By Sarah Morrison
Originally Published in Be Still Magazine, Issue 15
There has been a God-given quality of mine that has concurrently been a thorn in my side and a blessing. I am a serious introvert. I would be perfectly content and delighted to be tucked away, alone. That’s where I am most easily available to think, work, and create. I’ve never been one to get lonely.
When my husband and I set out to move to an entirely new state, with no friends nor family for hundreds of miles, I knew that it was going to be a solitary endeavor, and I knew that I’d be just fine with that. I was unabashedly fulfilled and prepared to be alone in a new setting—if anyone could handle this task, it was certainly me. I just knew I could handle it. And I did. For a while.
I think I sprouted armor at a young age that benefited me in this way. I was the black sheep in my family; in many ways I still am. I wasn’t the popular one in school. There were times where I even felt witch-hunted by my fellow church members because my preferences and tastes were so starkly different than theirs.
As you can imagine, I felt more than prepared for being alone. My husband, and my dogs, and my thoughts were, more often than not, plenty for me. Nevertheless, I often was chastised for not attending more women’s events in my new city. I was critiqued by acquaintances for not being more gregarious and outgoing. But I truly was fine. I was always alone but never lonely.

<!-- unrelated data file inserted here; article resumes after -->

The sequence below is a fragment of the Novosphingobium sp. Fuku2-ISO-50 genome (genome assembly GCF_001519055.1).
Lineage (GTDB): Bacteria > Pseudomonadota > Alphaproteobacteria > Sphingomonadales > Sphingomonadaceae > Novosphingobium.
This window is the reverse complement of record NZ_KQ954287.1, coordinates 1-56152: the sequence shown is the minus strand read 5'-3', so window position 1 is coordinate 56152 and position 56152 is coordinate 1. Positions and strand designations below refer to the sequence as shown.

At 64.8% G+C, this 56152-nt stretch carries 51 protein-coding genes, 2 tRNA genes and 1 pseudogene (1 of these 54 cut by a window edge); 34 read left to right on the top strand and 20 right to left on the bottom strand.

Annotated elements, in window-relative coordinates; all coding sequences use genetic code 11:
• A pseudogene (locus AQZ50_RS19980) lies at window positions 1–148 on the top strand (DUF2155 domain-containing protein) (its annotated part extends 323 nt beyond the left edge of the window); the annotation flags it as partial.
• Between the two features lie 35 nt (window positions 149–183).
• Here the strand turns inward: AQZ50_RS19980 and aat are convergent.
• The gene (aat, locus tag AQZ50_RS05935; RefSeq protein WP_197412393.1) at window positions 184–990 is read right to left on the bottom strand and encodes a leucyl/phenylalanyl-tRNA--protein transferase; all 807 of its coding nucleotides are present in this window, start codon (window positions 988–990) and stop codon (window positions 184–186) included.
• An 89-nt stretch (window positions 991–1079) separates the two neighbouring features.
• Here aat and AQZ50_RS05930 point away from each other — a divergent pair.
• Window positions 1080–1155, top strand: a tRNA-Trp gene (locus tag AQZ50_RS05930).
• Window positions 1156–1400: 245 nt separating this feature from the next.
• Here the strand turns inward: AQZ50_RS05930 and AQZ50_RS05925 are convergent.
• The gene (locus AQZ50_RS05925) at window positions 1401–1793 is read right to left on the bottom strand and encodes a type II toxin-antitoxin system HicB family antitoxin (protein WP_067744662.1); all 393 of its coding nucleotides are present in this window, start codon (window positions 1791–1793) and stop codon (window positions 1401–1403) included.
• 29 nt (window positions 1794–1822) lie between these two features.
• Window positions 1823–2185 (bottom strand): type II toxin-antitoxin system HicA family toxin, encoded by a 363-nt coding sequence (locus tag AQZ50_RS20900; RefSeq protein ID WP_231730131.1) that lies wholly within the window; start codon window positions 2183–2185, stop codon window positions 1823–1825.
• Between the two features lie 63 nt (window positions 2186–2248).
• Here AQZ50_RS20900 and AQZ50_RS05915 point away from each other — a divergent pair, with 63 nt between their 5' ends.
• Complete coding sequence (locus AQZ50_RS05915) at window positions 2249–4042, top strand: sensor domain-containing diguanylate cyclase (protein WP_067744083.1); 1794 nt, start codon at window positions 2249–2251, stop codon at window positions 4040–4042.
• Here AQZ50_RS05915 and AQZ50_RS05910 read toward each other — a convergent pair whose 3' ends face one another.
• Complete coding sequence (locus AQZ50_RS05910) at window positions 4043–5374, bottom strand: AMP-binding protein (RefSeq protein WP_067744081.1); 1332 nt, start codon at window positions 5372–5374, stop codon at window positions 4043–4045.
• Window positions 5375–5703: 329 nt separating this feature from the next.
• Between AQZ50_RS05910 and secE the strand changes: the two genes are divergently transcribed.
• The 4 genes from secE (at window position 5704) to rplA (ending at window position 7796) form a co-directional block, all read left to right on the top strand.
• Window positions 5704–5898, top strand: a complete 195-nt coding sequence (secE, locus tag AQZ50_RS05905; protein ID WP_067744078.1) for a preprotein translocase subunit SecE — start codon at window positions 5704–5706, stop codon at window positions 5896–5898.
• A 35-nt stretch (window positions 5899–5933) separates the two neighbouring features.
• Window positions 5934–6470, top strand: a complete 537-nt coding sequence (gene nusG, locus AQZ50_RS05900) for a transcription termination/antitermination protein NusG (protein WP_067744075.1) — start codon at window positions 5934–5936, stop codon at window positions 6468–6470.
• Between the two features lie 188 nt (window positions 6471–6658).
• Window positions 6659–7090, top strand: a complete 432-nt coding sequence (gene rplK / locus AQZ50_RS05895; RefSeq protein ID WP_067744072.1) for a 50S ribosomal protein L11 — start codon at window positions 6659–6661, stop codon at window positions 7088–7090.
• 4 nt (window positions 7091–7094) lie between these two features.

Around the 1-year mark, something changed. I was angry. Discouraged. Confused. Long-distance friendships that I had worked so hard to keep up with had suddenly dissolved. People stopped calling. Stopped texting. Stopped answering. In what seemed like a blink of an eye, I was deserted, with no one near to me. I was caught off-guard, and I was terribly disillusioned. I was alone, and this time I felt it. I was beginning to understand and see the reasons why friendship and community are both vital to Christian health.
I was well-acquainted with the sensation of being overlooked, but this time something seemed different and darker. The seclusion was nearly physically painful, with abounding panic attacks and compounding fearfulness. I felt that all I’d ever known was ripped from me without the promise of replenishment. I was furious with God—how dare He not provide for me? Why would He desire this for His child? And somehow God expected me to be an effective and thoughtful servant in and for the church? No. No. No. I retreated, and I seethed for what felt like a lifetime.
Have you ever had seasons in your life where you just refuse to learn what God intends for you to learn? Because that’s exactly how I handled hitting my ceiling of loneliness. Instead of stewarding my disappointment, fear, and isolation to bring me closer to God, I chose to use it as a wedge in my relationship with Him. I stopped talking and listening to the One I needed the most.
I think what began the process of renewal for me was a quote from Francis Bacon that I’d come across when reading about the importance of church membership.
“Those that [lack] friends to open themselves unto, are cannibals of their own hearts. But one thing is most admirable . . . that this communicating of a man’s self to his friend works two contrary effects, for it doubles joys, and cuts grief in half.”